Written by therapist Cotorey Seals

What if the God of heaven asked you, “where are you?”

Okay, maybe I am going too deep too fast. Maybe you’re in a place where you want to start therapy, but the thought of having a therapist ask you the question, “where are you?” is a bit frightening. Adam and Eve got this question, so let’s explore how they responded and how this question can help us enter into a counseling room with confidence. 

“But the Lord God called to the man, “Where are you?” He answered, “I heard you in the garden, and I was afraid because I was naked; so I hid.” And he said, “Who told you that you were naked? Have you eaten from the tree that I commanded you not to eat from?”” Genesis 3:9-11 NIV

In a moment, shame and guilt filled the hearts of Adam and Eve; they went from connection with God, to disconnection from God; peace, and security, to worry and fear. I ponder Adam and Eve’s attachment style after a fall. Was God still loving, and did He still care about them? Yet still in their hiding, God, in the cool of the day, asks Adam and Eve, “Where are you?”

Where are you?

This question, “Where are you?”, had little to do with location and more to do with God wanting an explanation. God asked Adam this question to acquire a reason for why Adam and Eve were hiding in fear.

Then God asked a second question: “Who told you that you were naked?” This question was designed to draw a confession out of Adam and Eve, but as the story goes, Adam chose the blame game, and he passed the game to Eve, which Eve continued to play, and blamed the serpent. As we may know, God was not the only one asking questions during this time. The serpent was busy deceiving. This all started from the devil asking Eve questions. The devil’s question was an attack on God‘s character. His question raised doubt about who God was. It implied that God was holding something from Adam and Eve, as if God didn’t already give them His best. The serpent’s question sold Adam and Eve on a God dream; “divinity,” he said, “You’ll be like God knowing good and evil.” So they ate.

Within this story, we see fear, shame, and guilt causing Adam and Eve to retreat and hide from God. A loving relationship with God now became a distant one because of what they now carried.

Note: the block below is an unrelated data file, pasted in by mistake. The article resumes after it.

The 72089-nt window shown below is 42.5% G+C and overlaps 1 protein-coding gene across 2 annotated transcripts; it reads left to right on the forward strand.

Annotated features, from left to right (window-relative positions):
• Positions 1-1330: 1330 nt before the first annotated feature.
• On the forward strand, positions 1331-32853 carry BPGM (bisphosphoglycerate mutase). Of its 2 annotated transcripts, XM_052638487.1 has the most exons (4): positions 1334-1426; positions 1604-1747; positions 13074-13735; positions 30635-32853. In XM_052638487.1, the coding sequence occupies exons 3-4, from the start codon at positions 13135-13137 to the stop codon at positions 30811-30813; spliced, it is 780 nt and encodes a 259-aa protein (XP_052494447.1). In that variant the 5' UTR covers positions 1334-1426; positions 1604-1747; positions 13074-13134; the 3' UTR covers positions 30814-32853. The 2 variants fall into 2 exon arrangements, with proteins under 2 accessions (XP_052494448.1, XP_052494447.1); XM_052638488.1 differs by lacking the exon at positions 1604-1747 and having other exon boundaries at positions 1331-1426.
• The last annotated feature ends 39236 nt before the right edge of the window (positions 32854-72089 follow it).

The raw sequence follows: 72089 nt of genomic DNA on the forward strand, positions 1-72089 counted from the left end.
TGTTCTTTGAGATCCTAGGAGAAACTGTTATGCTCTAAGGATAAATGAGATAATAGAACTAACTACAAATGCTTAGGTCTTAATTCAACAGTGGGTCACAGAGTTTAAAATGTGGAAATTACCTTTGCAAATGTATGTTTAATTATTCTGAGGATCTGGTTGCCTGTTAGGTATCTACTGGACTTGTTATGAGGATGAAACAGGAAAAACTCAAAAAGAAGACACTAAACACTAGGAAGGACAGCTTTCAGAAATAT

The stigmas within the counseling room

The counseling room is a safe place, but at first glance, it may not feel like that. This room can feel overwhelming at the thought of doing the real work to process through detrimental patterns and thinking. Like Adam and Eve, we oftentimes hide in guilt and shame, afraid to uncover parts of us we want no one to see or touch. In our coping mechanisms, we seek things that meet a temporary need but leave long-term effects. At this point, we have outgrown our coping mechanisms, and nothing seems to work. So we think to ourselves that therapy may be a good option, but getting into the room feels impossible. I get it, but I have good news for you! If you are considering counseling, you have already asked the question, “where am I?” to yourself. The next step is letting a counselor ask the question with you. 

Live uncovered

Before I ask, “where are you?” I want to ask what is keeping you from the counseling room? What fears are connected to asking yourself where you are? Adam and Eve covered up their nakedness to avoid God seeing them how they felt about themselves. I’ve learned that being naked before God is always better than man made clothes to cover up our shame and guilt. Living uncovered is a form of freedom. When we live naked or uncovered before God, we don’t shy away from the question, “where are you?” This question aims to locate the heart and soul, and how one is operating out of it. The counseling room aims to do the same thing. The question, “where are you?”  aims to draw you out. It’s an invitation to live uncovered and live how God sees you.

If you need help learning how to live life uncovered, any of the therapists on our staff would be more than happy to walk you through that journey! Give us a call today!

 

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Articles by our Optimum Joy Staff